Adam: First let me begin with legislative issues. Back in the late sixties, computer scientists such as J.L Hoffman (they used to work in huge labs and wear white robes back then), spoke in his survey titled ‘Computers and Privacy’ that people handling data processing must exert control on themselves to protect these data. Neglecting what he called ‘self control’ will compel the community to bring about new legislations. These legislations, he concludes way back then, that they will be so strict that they might become and obstacle in the face of the development of future computer research. What he mentioned was true to some extent as nowadays, laws and legislations extend to cover modern aspects like the issue if privacy in ecommerce. They are meant to organize and protect the rights to privacy but also have negative implications on online businesses. One of the laws that Bolin thinks it restrains online businesses is the ‘Children’s Online Privacy Act’. This act obliges commercial sites to obtain the consent of parents before gathering information about children. The ‘European Union Privacy Regulations’ give consumers the right over their private info. One of them is the right to pursue legal action if an electronic company does not respect these regulations. The ‘US Privacy Protection Initiative’ derived from the ‘Self Regulation’ scheme compelled Netscape and Microsoft to come up with their own privacy regimen, the ‘Open Program Standard OPS’ and the Internet Explorer 6 IE6. IE6 involves a ‘privacy preference project’ P3P guide. This guide gives users the choice to whether or not disclose their private information. However, as good as it may sound, Hochheiser denotes that the P3P has been criticized because it does not resolve the issue of ‘self regulation’ practised by US and the ‘privacy legislations’ practised by EU. Both Bolin and Hochheiser agree that the ‘World Wide Consortium’ W3C are trying to find ideas to fill the gap between ‘Self Regulation’ and ‘privacy legislation’. The U.S department of commerce publishes on its website ‘the safe harbour framework’. The framework became effective as of July 2000. According to the framework, American businesses must join the checklist before they are allowed to carry on their business dealings with an EU country. A business that does not join the agreement will face disruption and prosecution.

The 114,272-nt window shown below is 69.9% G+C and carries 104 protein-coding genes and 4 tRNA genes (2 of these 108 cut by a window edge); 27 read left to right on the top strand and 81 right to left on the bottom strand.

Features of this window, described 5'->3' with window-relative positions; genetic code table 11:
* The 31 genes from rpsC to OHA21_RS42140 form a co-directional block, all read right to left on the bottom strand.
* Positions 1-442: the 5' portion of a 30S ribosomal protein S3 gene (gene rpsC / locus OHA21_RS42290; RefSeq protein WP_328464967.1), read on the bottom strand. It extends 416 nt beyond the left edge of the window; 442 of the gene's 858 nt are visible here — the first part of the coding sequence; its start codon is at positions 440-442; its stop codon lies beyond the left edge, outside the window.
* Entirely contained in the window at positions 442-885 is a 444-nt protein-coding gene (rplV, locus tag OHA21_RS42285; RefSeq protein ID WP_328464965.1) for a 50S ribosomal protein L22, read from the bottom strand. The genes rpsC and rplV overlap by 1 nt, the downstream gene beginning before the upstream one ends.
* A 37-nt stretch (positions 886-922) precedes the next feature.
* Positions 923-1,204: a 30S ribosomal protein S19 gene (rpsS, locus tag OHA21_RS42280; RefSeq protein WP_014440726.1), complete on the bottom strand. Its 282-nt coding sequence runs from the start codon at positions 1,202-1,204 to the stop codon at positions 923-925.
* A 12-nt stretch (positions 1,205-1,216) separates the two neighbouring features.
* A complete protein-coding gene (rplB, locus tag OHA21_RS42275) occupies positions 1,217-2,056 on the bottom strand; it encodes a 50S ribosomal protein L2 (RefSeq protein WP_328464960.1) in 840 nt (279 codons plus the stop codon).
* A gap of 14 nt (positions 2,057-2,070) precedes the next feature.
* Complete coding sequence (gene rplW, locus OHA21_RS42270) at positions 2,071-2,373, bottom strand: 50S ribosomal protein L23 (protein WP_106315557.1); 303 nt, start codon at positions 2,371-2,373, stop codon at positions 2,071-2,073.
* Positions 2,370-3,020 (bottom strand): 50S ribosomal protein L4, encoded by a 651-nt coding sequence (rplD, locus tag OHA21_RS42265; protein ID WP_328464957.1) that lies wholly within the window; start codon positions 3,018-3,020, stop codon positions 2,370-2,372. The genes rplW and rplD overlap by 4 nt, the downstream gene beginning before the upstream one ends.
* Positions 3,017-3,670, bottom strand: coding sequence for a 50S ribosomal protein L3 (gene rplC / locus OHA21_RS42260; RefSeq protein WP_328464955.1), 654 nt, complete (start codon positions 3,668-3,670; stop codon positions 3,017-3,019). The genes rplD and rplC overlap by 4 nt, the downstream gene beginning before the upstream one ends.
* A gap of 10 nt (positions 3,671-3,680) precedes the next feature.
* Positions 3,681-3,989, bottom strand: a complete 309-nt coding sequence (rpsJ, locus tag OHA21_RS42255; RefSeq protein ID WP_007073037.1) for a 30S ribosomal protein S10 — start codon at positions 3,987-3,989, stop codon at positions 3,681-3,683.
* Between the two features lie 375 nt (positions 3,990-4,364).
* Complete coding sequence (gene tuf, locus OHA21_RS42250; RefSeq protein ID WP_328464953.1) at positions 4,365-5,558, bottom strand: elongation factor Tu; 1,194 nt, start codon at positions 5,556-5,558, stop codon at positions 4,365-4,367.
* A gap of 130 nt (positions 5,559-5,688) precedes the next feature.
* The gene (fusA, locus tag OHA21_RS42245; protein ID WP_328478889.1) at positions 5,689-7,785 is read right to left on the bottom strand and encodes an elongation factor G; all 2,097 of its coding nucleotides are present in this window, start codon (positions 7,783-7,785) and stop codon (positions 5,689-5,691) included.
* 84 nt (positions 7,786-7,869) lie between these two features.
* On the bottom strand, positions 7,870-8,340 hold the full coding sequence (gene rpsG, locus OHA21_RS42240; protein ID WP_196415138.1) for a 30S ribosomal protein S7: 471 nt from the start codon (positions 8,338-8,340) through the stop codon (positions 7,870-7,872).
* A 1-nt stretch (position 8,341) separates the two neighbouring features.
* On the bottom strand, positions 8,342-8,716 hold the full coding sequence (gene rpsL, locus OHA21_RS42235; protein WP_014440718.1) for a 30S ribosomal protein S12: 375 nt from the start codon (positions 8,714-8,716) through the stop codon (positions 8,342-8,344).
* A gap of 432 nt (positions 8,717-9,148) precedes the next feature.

Besides the ‘self regulation’ and ‘privacy legislation’ debate, there are rules that create a conflict between what commercial online websites need to know about customers and potential customers and between the policy of privacy protection. Some of them stop ebussinesses from communicating information among each other and can be strict enough to halt the gathering of data about customers completely. However, some are less strict and allow the collection of data that is relevant for a specific and secured purpose. The data must not be used for another purpose before notifying the customer whilst the customer has the right to modify the information when appropriate.

Hence as you can see, effects of privacy issues on ecommerce are many. In sum, they involve practising self regulation, abiding by privacy policies, restricting the manipulation of personal data or being subjected to face prosecution.

Eva: WOW .. but I think ebussinesses are businesses after all their aim is to make money, so how do they deal with all the potential losses that these laws may cause and how do they keep functioning in the long run? And With the recession, many people are looking at the Internet as a means to supplement their income as well.

Adam: You are right! There are many financial effects of privacy issues on ecommerce. The cost of abiding by EU privacy regulations and legislations are in the hundreds of millions of dollars as Bolin predicts. Acquissti denotes in his paper titled ‘privacy in electronic commerce and the economics of immediate gratification’ that a research reveals that 5.5 billion dollars were lost by electronic sales due to privacy issues in 2002. The speculations are that these costs reached to 24.5 billion dollars by 2006. This is described by many as a financial burden. This burden manifests itself greatly in the cost of privacy seals such as the TRUST e, CPA, Web Trust and BBBonline. The annual fee of BBBonline for example is $75,000 per year. Applying privacy legislations, implementing privacy seals and applying security measures such as firewalls and passwords are costly as well as other security means designed to protect customer information from hackers.